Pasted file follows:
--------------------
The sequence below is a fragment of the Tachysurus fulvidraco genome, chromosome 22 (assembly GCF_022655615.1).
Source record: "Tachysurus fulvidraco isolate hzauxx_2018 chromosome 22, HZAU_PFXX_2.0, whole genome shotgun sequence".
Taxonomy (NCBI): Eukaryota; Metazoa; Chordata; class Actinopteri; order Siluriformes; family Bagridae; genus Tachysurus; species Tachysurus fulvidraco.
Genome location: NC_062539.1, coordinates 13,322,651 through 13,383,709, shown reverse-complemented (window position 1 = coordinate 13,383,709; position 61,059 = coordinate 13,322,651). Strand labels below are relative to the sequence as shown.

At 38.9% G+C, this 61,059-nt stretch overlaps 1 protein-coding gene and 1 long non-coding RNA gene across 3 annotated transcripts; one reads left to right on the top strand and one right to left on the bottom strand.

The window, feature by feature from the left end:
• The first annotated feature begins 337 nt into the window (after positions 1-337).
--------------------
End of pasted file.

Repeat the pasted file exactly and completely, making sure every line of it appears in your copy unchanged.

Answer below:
The sequence below is a fragment of the Tachysurus fulvidraco genome, chromosome 22 (assembly GCF_022655615.1).
Source record: "Tachysurus fulvidraco isolate hzauxx_2018 chromosome 22, HZAU_PFXX_2.0, whole genome shotgun sequence".
Taxonomy (NCBI): Eukaryota; Metazoa; Chordata; class Actinopteri; order Siluriformes; family Bagridae; genus Tachysurus; species Tachysurus fulvidraco.
Genome location: NC_062539.1, coordinates 13,322,651 through 13,383,709, shown reverse-complemented (window position 1 = coordinate 13,383,709; position 61,059 = coordinate 13,322,651). Strand labels below are relative to the sequence as shown.

At 38.9% G+C, this 61,059-nt stretch overlaps 1 protein-coding gene and 1 long non-coding RNA gene across 3 annotated transcripts; one reads left to right on the top strand and one right to left on the bottom strand.

The window, feature by feature from the left end:
• The first annotated feature begins 337 nt into the window (after positions 1-337).